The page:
By Alexis Culotta

Following the assassination of Emperor Caligula the day prior, Claudius (Tiberius Claudius Caesar Augustus Germanicus) served his first day as Emperor of Rome on 25 January 41 CE. Though ungroomed for such a role, Claudius enjoyed a reign during which Rome experienced relative prosperity. 

Born in the Roman city of Lugdunum (Lyon, France), Claudius was born to Nero Claudius Drusus Germanicus and Antonia Minor, both of whom bore familial relations to the ruling Julio-Claudian line. From a young age, however, it seems Claudius’ family encouraged his scholarly pursuits more than his political ones. Indeed, it was not until the rule of Caligula, Claudius’ nephew, that Claudius was allowed to serve as Caligula’s co-consul. This appointment, though, resulted in Caligula’s prolonged torment of Claudius that ended only with the former’s assassination. 

Claudius’ early days as emperor were equally as tumultuous, in part because his election to the office was rather unorthodox (being declared thus by the praetorian guard following Caligula’s assassination and prior to the Senate’s approval), but soon his merits were realized. In 43 CE, for example, Claudius initiated a substantial campaign to expand Rome’s holdings in modern Britain. The following decade, Claudius also accomplished significant building and renovation projects, including work on several aqueducts that served central Rome such as the Aqua Virgo. He also focused on legal reform as well as the management of transportation and agriculture.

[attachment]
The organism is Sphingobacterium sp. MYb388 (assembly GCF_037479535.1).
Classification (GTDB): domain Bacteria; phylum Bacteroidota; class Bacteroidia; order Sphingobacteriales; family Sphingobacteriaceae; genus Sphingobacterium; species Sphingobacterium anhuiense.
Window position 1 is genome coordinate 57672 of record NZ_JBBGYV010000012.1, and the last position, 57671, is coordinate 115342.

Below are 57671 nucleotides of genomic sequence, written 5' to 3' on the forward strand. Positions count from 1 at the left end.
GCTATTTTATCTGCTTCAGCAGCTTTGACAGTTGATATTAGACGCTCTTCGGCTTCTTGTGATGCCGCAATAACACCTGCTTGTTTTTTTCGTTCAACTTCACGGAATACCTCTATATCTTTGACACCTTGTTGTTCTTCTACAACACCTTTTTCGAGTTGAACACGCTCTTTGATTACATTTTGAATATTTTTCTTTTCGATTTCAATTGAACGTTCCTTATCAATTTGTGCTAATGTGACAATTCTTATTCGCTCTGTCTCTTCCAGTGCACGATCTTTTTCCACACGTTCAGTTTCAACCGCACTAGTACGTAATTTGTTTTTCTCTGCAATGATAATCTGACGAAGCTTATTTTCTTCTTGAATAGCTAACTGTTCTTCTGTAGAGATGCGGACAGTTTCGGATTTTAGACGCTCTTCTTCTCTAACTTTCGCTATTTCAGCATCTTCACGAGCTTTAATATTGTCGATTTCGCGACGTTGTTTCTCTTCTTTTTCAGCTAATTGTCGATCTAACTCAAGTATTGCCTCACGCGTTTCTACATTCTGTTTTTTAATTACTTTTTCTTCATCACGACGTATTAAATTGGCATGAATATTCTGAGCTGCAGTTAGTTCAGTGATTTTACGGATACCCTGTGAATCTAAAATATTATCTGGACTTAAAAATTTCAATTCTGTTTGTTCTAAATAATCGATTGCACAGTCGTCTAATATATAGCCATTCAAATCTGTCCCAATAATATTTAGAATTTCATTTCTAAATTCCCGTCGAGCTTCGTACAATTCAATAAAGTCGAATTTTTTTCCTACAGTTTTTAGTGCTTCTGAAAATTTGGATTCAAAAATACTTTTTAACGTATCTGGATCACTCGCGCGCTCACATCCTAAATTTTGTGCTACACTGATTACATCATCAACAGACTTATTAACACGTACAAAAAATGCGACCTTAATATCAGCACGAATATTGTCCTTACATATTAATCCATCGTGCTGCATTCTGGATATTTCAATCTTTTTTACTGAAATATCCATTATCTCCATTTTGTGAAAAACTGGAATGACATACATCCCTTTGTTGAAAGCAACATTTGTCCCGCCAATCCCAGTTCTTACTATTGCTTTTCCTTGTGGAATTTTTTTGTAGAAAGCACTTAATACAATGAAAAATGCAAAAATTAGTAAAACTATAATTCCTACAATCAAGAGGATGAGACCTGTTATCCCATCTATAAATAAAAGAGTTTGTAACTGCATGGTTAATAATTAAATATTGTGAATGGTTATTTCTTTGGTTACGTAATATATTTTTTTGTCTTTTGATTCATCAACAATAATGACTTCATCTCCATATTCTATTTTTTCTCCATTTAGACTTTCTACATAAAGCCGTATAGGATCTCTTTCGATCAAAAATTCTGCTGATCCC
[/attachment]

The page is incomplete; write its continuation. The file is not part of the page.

Despite these accomplishments, the threat of conspiracies and plots against Claudius loomed constantly. Indeed, his death, on 13 October 54 CE, was rumored to have been caused by poison ing orchestrated by his last wife, Agrippina the Younger. 

Further Reading: 

Suetonius, “The Life of Claudius,” The Lives of the Caesars (Loeb Classical Library, 1914). 

Sir Lawrence Alma-Tadema, Proclaiming Claudius Emperor, 1867. 

Portrait of the Emperor Claudius in an Oak Crown, 25-49 CE. National Archaeological Museum, Naples. 

Statue of Claudius as Jupiter, 50 CE. Vatican Museums, Rome. 

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